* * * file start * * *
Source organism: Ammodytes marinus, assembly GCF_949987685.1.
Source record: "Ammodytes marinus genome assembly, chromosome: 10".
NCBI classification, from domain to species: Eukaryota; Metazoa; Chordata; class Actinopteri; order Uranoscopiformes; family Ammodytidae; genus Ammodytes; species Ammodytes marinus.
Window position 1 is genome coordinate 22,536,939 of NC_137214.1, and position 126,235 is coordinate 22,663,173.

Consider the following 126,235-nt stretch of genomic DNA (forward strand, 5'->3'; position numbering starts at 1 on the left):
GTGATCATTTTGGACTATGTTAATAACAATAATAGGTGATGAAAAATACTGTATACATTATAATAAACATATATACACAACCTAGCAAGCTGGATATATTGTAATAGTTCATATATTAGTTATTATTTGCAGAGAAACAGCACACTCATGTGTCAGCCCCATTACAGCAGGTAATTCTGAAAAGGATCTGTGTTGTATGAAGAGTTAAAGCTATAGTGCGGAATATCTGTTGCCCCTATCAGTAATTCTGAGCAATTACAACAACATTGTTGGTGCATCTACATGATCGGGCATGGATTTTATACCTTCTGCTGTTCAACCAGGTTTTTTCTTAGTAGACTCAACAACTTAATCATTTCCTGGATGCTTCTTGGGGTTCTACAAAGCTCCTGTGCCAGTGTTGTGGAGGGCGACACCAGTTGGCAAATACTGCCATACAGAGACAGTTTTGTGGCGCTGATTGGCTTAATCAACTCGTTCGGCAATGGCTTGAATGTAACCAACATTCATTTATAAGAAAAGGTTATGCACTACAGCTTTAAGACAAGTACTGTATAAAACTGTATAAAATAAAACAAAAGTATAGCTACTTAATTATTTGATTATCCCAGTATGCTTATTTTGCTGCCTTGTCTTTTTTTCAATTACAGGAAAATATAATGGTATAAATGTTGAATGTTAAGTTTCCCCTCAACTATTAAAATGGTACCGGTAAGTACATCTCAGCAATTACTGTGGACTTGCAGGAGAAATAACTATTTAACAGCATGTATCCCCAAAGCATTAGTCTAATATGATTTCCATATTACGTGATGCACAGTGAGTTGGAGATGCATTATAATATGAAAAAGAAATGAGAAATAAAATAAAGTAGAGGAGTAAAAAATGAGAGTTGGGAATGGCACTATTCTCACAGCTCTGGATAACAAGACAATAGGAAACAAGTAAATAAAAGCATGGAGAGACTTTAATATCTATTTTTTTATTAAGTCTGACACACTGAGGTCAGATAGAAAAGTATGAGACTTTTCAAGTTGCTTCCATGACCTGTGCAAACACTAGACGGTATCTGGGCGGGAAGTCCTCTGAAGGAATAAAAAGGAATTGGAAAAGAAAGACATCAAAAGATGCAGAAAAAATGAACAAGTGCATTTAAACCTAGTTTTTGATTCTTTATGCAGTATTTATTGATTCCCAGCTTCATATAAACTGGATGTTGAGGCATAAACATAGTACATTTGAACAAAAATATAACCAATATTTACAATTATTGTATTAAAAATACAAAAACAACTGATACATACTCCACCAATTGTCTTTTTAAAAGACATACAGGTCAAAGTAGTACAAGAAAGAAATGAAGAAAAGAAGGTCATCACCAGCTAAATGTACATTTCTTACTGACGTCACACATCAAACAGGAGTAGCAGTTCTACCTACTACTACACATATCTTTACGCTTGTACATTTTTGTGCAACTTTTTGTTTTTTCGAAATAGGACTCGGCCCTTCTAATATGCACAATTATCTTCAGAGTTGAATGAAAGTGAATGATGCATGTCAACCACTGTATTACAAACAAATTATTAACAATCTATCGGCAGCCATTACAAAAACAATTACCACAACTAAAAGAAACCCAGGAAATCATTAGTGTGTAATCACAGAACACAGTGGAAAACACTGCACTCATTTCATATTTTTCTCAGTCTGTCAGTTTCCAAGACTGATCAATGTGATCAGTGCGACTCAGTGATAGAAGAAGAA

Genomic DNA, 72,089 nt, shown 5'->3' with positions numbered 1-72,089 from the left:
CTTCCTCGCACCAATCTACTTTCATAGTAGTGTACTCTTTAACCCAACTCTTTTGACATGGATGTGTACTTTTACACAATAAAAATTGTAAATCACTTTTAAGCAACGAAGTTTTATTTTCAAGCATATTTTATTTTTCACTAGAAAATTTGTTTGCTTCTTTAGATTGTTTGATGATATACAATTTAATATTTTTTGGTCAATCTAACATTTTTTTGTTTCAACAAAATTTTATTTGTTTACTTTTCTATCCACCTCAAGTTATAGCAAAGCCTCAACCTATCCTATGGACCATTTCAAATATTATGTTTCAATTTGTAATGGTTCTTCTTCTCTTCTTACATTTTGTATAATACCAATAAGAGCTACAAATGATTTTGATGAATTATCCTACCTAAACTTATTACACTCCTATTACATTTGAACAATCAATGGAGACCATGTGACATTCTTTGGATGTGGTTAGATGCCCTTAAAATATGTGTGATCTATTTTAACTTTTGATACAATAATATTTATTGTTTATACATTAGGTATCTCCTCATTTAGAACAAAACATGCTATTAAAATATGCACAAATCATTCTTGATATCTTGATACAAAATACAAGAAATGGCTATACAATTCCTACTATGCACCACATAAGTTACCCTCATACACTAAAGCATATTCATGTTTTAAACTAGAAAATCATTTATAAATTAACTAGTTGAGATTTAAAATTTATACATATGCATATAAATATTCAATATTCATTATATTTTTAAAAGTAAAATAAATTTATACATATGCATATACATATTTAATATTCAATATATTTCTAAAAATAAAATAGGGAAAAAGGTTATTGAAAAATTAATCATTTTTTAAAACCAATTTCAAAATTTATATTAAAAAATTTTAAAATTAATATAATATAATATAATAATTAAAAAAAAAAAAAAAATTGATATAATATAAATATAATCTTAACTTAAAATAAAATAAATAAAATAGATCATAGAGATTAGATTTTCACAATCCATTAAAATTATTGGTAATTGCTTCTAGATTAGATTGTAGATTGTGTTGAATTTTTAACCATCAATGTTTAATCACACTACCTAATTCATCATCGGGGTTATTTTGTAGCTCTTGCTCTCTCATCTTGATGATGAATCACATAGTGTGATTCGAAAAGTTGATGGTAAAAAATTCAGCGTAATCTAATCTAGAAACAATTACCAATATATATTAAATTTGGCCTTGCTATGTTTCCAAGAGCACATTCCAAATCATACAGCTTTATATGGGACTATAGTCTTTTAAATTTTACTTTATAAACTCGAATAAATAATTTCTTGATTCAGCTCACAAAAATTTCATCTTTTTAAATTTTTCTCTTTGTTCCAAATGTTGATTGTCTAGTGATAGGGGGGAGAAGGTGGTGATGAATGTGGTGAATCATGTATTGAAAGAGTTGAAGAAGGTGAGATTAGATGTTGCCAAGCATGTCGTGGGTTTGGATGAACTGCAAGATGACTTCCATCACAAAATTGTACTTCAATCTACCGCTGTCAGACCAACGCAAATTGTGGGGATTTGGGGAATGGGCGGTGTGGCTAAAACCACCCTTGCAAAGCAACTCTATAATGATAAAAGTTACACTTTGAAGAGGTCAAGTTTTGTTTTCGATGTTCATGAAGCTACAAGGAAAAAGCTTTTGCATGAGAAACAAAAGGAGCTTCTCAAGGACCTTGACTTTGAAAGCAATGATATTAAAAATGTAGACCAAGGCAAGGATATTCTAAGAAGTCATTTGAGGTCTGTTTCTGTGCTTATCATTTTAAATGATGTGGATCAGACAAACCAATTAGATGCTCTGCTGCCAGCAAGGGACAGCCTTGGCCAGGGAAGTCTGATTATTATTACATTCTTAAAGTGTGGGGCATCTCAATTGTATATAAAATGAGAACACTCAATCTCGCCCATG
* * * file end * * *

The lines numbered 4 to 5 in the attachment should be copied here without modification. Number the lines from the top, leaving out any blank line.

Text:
Window position 1 is genome coordinate 22,536,939 of NC_137214.1, and position 126,235 is coordinate 22,663,173.

Consider the following 126,235-nt stretch of genomic DNA (forward strand, 5'->3'; position numbering starts at 1 on the left):